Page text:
Intellectualizing emotions has three powerful but subtle threats to your well-being:

·      Alienation and Isolation

One of the biggest downsides of getting stuck in the habit of intellectualizing emotions is that it can be very isolating. A major way in which humans forge connections with one another is by sharing intimate aspects of themselves and by being vulnerable around other people.

Think of all those lurid details that your siblings or close friends know about you. These people don’t know these things about you just because you are close. It’s actually the other way around – you are close because they know these things about you – and this closeness happened only because you shared the unpleasant with them.

Despite being uncomfortable or even painful, the ability to share your feelings makes you more human and relatable. It is never fun to befriend someone who is always fine. People crave connections with other people instead of robots.

Sadly, most people are too uncomfortable or afraid to share their feelings. They end up lonely, isolated, and feeling worse than before. Breaking out of this cycle isn’t always easy.

·      Lack of Emotional Clarity

Issues about intellectualizing emotions are common with people experiencing some sort of a mental health issue. They have a seriously deep-rooted habit of intellectualizing emotions that they are unaware of. They avoid plain language every time they describe how they feel.

This habit, however, can make it hard for them to be more open about their feelings. If you are unclear regarding your emotions, it would be impossible for you to manage them more effectively.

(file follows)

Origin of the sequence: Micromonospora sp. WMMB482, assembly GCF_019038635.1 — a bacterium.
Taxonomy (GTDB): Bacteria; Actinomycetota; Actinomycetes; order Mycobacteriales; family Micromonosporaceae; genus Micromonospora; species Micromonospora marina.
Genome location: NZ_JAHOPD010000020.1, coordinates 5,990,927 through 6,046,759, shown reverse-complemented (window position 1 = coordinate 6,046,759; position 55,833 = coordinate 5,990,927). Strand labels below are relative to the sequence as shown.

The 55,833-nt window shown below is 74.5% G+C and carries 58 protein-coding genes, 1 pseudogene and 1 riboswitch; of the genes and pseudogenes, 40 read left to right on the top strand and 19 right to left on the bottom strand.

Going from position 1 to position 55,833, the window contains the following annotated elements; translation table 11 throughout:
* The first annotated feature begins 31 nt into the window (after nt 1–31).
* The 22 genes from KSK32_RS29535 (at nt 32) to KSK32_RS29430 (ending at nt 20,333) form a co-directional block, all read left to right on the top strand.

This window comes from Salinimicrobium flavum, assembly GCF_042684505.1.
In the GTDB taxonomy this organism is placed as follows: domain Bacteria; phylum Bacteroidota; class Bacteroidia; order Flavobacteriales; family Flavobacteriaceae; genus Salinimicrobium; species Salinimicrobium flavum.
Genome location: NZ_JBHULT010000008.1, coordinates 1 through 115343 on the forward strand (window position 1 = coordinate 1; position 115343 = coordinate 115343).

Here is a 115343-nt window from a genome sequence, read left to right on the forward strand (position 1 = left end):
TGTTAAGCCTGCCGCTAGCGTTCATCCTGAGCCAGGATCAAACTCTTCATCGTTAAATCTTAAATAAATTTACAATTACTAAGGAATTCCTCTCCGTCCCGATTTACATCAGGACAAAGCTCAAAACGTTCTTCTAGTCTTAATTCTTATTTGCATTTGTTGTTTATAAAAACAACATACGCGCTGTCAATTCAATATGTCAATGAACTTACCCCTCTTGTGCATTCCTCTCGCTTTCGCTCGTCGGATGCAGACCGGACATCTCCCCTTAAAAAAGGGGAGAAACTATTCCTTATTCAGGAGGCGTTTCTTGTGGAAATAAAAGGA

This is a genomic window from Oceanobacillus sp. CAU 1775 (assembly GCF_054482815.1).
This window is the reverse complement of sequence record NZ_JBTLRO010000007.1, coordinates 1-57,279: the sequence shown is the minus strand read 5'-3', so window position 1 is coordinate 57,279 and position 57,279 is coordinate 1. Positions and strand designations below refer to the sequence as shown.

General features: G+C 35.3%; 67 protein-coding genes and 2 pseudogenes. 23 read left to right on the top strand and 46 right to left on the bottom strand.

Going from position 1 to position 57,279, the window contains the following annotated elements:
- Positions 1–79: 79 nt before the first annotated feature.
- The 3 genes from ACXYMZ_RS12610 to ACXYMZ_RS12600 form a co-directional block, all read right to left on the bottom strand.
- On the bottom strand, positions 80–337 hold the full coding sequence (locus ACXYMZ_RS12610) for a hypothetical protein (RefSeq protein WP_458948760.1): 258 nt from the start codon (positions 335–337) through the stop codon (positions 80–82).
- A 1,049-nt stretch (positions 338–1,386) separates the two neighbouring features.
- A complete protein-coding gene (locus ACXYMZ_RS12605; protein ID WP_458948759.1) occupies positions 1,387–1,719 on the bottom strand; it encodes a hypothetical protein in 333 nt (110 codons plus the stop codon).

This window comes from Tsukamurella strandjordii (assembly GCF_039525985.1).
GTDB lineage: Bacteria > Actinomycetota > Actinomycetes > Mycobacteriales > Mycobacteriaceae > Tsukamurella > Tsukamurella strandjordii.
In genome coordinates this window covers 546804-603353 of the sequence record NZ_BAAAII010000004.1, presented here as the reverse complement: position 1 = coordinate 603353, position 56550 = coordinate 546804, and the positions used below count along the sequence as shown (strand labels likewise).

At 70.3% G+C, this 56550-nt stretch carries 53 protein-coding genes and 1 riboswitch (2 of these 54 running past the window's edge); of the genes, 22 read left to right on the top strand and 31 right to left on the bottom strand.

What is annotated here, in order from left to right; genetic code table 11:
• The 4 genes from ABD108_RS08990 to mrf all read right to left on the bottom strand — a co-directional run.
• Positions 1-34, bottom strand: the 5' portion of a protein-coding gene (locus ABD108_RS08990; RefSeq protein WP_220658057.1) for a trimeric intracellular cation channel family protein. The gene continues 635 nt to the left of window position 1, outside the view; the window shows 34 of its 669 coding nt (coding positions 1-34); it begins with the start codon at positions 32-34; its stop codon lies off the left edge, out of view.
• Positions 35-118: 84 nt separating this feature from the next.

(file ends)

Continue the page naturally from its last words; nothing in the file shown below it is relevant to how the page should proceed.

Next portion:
·      Poor Self-Awareness

Although many people are lucky enough not to be dealing with mental health concerns, everyone wants to work on themselves to a certain extent. People want to feel more excited and motivated about their job, more connected and present with their families, and less critical and more cheerful with their friends.

However, similar to finding yourself lost in a forest, you won’t be able to reach your destination if you have no idea where you are exactly. Similarly, it is not easy to change how you feel if you don’t know how you feel in the first place.

This is one of the dangers in the habit of distancing yourself from how you feel through intellectualizing your emotions. When you avoid talking about how you feel, you also avoid thinking about how you feel. When you do this long enough, you never have any idea about how you feel.

Just like other skills, if you stop practicing something, you become less competent in it. This also applies to your emotional life.

The habit of intellectualizing your emotions can lead to a cartoonish impression of how you truly feel. Most of the time, this is rarely an accurate picture of something as nuanced and complex as the emotional life of a human being. Before you change how you feel, you need to learn the habit of describing how you feel using genuine and plain language. Use the tips above and stop intellectualizing your emotions before it gets too late.